JOHN WOO (Director/Producer) began his illustrious career as a
filmmaker in Hong Kong where he spent over two decades at the center of a
thriving film industry directing nearly 30 feature films. He was known primarily
as a comedy specialist until the mid-1980s when he created a series of inspired
romantic gangster dramas that broke box-office records.
Born in Guangzhou, China in 1945, Woo moved to Hong Kong with his family when
he was four years old. He was educated at Matteo Ricci College and, at age 19,
began making experimental films. In lieu of film school, Woo sought entry-level
positions in the flourishing Hong Kong film industry.
In 1971 he began working as an assistant director at Shaw Brothers. Just two
years later he made his directorial debut with "The Young Dragons." He
was then signed to an exclusive contract at Golden Harvest. Two more successful
martial arts films followed, "The Dragon Tamers" and "The Hand of
Death," the latter featuring action superstar Jackie Chan in his first
major screen role.
Woo found equal success with a Cantonese opera film, "Princess Chang
Ping," but first became a major force in Asian filmmaking with a string of
eight hit comedies, including "Money Crazy" and "From Riches to
Woo left Golden Harvest in 1983 and joined a new company, Cinema City, where
he directed the romantic gangster film "A Better Tomorrow," starring
Chow Yun-Fat and Leslie Cheung. Woo's lush crime thrillers with Chow - which
also include the brilliantly choreographed character - driven action film
"The Killer" and Woo's last Hong Kong-produced film "Hard
Boiled" - won enthusiastic fans among audiences and filmmakers around the
world. Woo also directed the Vietnam War-set "Bullet in the Head," the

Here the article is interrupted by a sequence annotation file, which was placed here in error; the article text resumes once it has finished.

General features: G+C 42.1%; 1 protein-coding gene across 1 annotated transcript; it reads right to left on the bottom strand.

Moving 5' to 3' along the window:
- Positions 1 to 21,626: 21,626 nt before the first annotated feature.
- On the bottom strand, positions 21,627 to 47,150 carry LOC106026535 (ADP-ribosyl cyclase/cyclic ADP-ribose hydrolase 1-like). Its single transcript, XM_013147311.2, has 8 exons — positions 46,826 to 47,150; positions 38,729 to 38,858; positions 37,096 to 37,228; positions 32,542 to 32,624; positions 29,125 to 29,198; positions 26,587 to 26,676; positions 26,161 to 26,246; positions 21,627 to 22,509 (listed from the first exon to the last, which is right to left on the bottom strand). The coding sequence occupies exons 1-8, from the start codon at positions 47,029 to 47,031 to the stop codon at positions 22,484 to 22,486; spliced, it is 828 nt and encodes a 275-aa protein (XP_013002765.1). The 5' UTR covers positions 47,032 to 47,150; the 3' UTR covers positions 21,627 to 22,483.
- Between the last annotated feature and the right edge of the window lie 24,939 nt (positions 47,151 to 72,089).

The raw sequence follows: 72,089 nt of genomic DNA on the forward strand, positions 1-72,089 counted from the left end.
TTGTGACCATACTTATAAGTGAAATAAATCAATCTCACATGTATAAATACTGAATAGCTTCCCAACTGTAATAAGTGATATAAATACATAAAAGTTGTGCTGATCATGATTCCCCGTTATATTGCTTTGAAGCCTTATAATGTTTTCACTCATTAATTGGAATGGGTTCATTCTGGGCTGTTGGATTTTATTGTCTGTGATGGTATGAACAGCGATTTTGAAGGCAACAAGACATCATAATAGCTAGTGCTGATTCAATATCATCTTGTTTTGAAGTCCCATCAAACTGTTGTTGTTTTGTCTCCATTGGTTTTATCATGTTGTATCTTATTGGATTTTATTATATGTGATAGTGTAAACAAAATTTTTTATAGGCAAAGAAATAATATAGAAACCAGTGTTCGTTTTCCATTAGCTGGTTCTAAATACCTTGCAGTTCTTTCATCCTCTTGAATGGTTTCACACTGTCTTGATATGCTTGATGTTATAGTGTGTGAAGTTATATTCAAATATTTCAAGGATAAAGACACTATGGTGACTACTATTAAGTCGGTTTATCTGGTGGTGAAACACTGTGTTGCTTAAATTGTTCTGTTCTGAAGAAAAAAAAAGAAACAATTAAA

comedy action caper "Once a Thief" and "A better Tomorrow
Woo made his U.S. feature film debut with "Hard Target," starring
Jean-Claude Van Damme. In 1994 he formed WCG Entertainment with his producing
partner, Terence Chang. Under this banner, Woo directed "Broken
Arrow," starring John Travolta and Christian Slater, and
"Face/Off," starring John Travolta and Nicolas Cage. The latter was an
enormous box-office hit for the Hong Kong director and was praised by critic
worldwide. He then went on to direct "M:I-2," starring Tom Cruise. A
phenomenal success both domestically and internationally, the film opened to the
highest grossing weekend figures in Paramount Pictures' history. Woo kept busy
between his feature films directing pilots for television including "Once a
Thief," and adaptation of his feature film, and "Blackjack." In
1998 Woo direct his first commercial, a Nike spot featuring seven Brazilian
In 2000 Woo formed Lion Rock Productions with partner Terence Chang and
directed and produced his epic WWII drama, "Windtalkers" and produced
"Bulletproof Monk." Since This time, Woo directed a BMW short film
titles "Hostage," starring Clive Owen.
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